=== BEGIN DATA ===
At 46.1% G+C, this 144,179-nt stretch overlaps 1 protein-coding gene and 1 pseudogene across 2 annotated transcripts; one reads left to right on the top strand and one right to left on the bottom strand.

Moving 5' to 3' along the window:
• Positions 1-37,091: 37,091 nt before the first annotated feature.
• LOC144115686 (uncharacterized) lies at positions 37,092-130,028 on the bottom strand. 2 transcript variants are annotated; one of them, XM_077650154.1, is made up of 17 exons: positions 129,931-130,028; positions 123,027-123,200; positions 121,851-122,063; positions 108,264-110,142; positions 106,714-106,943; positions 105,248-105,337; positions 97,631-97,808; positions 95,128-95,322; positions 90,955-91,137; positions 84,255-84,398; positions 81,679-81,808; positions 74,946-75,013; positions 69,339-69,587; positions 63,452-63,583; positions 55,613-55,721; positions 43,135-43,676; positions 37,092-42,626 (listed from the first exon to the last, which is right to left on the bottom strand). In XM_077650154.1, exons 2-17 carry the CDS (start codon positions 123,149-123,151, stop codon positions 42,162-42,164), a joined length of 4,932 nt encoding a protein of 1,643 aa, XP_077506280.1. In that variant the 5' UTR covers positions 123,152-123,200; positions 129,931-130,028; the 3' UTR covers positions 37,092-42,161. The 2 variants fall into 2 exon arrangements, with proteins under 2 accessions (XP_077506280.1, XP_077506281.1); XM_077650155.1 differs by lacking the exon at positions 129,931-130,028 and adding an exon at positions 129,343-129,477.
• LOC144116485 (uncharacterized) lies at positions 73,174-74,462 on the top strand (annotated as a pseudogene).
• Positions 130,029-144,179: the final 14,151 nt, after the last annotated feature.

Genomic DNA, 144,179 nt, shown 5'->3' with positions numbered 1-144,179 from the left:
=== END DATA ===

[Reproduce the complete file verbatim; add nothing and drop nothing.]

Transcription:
At 46.1% G+C, this 144,179-nt stretch overlaps 1 protein-coding gene and 1 pseudogene across 2 annotated transcripts; one reads left to right on the top strand and one right to left on the bottom strand.

Moving 5' to 3' along the window:
• Positions 1-37,091: 37,091 nt before the first annotated feature.
• LOC144115686 (uncharacterized) lies at positions 37,092-130,028 on the bottom strand. 2 transcript variants are annotated; one of them, XM_077650154.1, is made up of 17 exons: positions 129,931-130,028; positions 123,027-123,200; positions 121,851-122,063; positions 108,264-110,142; positions 106,714-106,943; positions 105,248-105,337; positions 97,631-97,808; positions 95,128-95,322; positions 90,955-91,137; positions 84,255-84,398; positions 81,679-81,808; positions 74,946-75,013; positions 69,339-69,587; positions 63,452-63,583; positions 55,613-55,721; positions 43,135-43,676; positions 37,092-42,626 (listed from the first exon to the last, which is right to left on the bottom strand). In XM_077650154.1, exons 2-17 carry the CDS (start codon positions 123,149-123,151, stop codon positions 42,162-42,164), a joined length of 4,932 nt encoding a protein of 1,643 aa, XP_077506280.1. In that variant the 5' UTR covers positions 123,152-123,200; positions 129,931-130,028; the 3' UTR covers positions 37,092-42,161. The 2 variants fall into 2 exon arrangements, with proteins under 2 accessions (XP_077506280.1, XP_077506281.1); XM_077650155.1 differs by lacking the exon at positions 129,931-130,028 and adding an exon at positions 129,343-129,477.
• LOC144116485 (uncharacterized) lies at positions 73,174-74,462 on the top strand (annotated as a pseudogene).
• Positions 130,029-144,179: the final 14,151 nt, after the last annotated feature.

Genomic DNA, 144,179 nt, shown 5'->3' with positions numbered 1-144,179 from the left: